From this time on, Miki (hereafter referred to as "Oyasama"), who was looked upon as a model housewife until she became the Shrine of God, began to neglect her children and her duties, secluding herself in the family storehouse to have conversations with God. Oyasama was then ordered to "fall to the depths of poverty," dispensing the wealth of the Nakayama family through acts of charity to initiate the "path of single-hearted salvation." Oyasama's excessive charity resulted in her being derided as being possessed by a fox or tanuki spirit and as a god of poverty. Many others dismissed her as insane. Oyasama initiated the Grant of Safe Childbirth in 1854 for the sake of expectant mothers. She subsequently offered cures for a variety of illnesses and her reputation as a living god spread throughout the countryside of Yamato, which gradually allowed her to attract a devoted following.

Early struggles

Oyasama and her movement suffered from persecution in the early Meiji period (1868–1912) since her charismatic role as a "living god" proved to be incompatible with the policy of "civilization and enlightenment" adopted by the Meiji government to encourage Japan's transformation into a modern nation-state. As a result, Oyasama openly challenged local Shinto priests over the legitimacy of the new Meiji government.

Laying the foundations of the Tenrikyo worldview and social organization

In the Scripture the Ofudesaki, Oyasama criticized the "high mountains" (authorities) for obstructing her efforts and those of her followers from accomplishing God's vision for humanity of (identified in the Ofudesaki as "Kami," God/divinity; "Tsukihi," Moon-Sun; and "Oya," Parent). Oyasama also promulgated an innovative creation story—variously known as Moto hajimari no hanashi (story of the beginnings of origin/Story of Creation) or Doroumi koki (the chronicles of the muddy ocean)—that sharply stood in contrast from canonical Shinto creation narratives.

Together, the Ofudesaki and the Story of Creation provided a worldview which prophesized that the sweet dew (kanro) would fall upon Jiba when the hearts of humankind had been sufficiently purified in accordance to God's vision through the performance of the Tenrikyo Service (Tsutome). Oyasama had left instructions in the Ofudesaki on how to build the Kanrodai (sweet dew stand), the physical marker of Jiba. It was believed that when the sweet dew was mixed with barley flour in a vessel placed atop the Kanrodai, it would create a magical food that gave people the ability to live to the age of 115 years and beyond.[12]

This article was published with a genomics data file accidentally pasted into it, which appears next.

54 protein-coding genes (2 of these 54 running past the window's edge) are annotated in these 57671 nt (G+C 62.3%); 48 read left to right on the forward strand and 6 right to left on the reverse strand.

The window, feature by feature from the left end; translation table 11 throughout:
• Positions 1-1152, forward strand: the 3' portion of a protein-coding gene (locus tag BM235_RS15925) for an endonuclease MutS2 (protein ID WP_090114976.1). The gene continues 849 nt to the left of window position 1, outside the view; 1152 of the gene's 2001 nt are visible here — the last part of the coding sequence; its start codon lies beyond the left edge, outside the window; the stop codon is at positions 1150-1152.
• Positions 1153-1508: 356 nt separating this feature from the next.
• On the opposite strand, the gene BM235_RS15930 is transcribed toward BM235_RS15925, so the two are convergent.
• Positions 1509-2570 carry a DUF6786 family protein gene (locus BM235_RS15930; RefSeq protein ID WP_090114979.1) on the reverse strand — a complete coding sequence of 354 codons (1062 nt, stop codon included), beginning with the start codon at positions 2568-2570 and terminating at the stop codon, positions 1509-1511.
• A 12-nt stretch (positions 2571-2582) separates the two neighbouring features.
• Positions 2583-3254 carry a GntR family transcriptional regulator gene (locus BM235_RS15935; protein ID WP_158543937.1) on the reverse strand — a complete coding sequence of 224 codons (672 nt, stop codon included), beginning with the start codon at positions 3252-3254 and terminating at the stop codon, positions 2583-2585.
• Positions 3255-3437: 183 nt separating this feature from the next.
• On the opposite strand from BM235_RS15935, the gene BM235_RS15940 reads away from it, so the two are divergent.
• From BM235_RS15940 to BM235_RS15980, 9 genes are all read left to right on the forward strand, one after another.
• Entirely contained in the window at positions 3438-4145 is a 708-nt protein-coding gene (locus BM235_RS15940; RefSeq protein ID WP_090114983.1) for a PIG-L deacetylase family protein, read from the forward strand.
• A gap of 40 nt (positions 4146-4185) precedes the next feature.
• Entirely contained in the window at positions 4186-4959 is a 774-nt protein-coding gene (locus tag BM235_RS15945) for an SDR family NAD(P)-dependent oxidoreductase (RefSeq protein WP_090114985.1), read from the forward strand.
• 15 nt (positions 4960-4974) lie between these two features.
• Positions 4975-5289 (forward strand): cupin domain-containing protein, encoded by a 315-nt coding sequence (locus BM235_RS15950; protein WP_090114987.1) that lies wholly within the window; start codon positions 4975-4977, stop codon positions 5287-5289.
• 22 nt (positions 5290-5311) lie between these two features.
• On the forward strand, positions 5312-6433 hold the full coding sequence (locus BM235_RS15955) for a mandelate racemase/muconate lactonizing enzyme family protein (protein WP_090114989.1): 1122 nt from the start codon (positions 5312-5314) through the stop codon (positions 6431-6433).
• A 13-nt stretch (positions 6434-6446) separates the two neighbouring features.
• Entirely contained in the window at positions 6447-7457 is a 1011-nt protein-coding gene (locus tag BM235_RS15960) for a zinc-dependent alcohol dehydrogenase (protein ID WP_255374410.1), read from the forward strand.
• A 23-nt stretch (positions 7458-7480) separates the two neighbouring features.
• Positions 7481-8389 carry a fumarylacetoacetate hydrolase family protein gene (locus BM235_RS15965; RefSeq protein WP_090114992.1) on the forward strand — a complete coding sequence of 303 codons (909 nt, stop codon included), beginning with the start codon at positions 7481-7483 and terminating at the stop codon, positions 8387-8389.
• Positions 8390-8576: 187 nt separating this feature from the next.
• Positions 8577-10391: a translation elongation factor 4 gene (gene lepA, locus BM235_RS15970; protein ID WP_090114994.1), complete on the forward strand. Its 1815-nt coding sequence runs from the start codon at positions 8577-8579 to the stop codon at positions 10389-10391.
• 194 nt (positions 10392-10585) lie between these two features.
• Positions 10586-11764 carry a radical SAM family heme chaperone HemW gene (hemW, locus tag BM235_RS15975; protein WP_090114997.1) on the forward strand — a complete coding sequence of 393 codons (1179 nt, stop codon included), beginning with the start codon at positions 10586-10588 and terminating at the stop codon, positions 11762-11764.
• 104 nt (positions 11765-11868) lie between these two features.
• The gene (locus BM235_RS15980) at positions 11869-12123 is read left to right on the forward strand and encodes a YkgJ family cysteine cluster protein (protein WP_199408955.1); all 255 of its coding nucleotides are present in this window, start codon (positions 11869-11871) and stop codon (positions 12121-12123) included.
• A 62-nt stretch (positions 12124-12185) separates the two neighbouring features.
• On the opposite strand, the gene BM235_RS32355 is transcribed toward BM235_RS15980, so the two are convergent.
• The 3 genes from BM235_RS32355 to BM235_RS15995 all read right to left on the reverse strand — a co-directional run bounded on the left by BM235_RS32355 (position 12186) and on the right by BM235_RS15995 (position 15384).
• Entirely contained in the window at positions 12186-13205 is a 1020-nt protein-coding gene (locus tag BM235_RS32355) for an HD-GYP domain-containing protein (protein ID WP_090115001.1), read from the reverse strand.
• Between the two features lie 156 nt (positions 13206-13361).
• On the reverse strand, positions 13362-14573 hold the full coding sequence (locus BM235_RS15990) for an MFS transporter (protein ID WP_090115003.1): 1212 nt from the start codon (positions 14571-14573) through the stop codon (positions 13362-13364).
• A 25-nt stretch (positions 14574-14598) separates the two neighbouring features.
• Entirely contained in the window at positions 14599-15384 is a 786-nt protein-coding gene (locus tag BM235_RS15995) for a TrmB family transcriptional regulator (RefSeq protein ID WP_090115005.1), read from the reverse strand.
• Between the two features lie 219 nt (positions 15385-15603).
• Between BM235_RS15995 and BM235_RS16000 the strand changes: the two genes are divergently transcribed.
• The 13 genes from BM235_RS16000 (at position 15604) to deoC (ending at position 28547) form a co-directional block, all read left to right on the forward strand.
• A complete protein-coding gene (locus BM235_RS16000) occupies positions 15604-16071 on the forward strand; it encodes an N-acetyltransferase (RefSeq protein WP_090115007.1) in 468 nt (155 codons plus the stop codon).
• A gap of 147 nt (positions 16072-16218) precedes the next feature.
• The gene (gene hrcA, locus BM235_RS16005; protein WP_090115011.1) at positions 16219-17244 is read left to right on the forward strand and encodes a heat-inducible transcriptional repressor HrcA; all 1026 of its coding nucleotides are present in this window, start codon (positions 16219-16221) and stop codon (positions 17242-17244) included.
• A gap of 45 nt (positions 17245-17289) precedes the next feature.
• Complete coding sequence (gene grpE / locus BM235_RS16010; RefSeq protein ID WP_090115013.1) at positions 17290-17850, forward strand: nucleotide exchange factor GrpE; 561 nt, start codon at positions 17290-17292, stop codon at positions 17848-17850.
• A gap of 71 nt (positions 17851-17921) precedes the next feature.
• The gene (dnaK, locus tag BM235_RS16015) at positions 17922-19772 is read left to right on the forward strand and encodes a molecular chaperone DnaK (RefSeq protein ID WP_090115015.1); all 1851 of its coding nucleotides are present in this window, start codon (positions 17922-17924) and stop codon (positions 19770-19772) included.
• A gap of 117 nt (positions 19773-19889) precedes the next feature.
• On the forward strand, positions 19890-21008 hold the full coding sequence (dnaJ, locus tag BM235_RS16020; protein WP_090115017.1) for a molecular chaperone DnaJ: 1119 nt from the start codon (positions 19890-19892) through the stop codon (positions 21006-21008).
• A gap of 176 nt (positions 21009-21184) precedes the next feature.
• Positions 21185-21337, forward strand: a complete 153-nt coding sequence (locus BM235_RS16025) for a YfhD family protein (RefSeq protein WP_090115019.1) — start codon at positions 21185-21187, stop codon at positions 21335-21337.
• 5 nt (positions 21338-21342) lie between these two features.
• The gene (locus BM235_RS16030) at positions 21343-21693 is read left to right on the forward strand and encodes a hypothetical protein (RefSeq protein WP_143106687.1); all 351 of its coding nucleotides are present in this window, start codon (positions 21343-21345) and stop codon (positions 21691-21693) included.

During her lifetime Oyasama spontaneously bestowed sacraments called Sazuke, or grants, to a select number of her followers. Most of these Sazuke permitted a follower the ability to petition for God's protection for the purpose of healing illness.

However, Izo Iburi (1833–1907) was one of two followers who received a grant called Grant of Divine Utterance which allowed him to orally invoke the will of God. In the years preceding her passing, Oyasama sent to Izo followers who sought advice relating to everyday mundane concerns while she concentrated on instructing in religious matters, most notably the Tenrikyo creation story. Oyasama also trained leading followers who were known as "intermediaries" who instructed beginners in the basics of her teachings.

Oyasama's "withdrawal from physical life"

When Oyasama died in 1887, because newer converts were already accustomed to receiving instruction from others, her passing was arguably not as traumatic to them as it was for elder followers. Nevertheless, Oyasama's passing was unexpected as it was widely believed by her adherents that she would be able to live to be 115 years old, the "natural term of life" recorded in the Ofudesaki.[13]

To account for why Oyasama failed to live to this age and "withdrew from physical life" at age 90, Izo explained that she "cut short the 25 years of life that was to be" so that her followers could openly conduct the Tenrikyo Service without worrying over the possibility of the police coming to arrest her.[14] Izo also announced that Oyasama in the meantime would continue to lead the movement without a physical body, which established the fundamental Tenrikyo doctrine of the "everliving" Foundress. Izo promised the members he would continue to bestow the Sazuke in her place and that they could continue to communicate with Oyasama through his mediation.

Oyasama's "withdrawal from physical life" is an event in history that defines the Tenrikyo community in a manner that is comparable to Jesus' crucifixion for Christians and the Exodus for Judaism. The Spring Grand Service is conducted with full ceremony each year and scheduled to begin so that it ends at roughly 2:00 p.m., when the daily siren in Tenri City sounds to commemorate Oyasama's "withdrawal." Every 10 years, an "anniversary of Oyasama" is held. For more than 100 years, Tenrikyo followers "joined their sincere efforts and did everything in their power to prepare for the anniversaries of Oyasama, which they saw as marking crucial stages in their quest for spiritual growth."[15]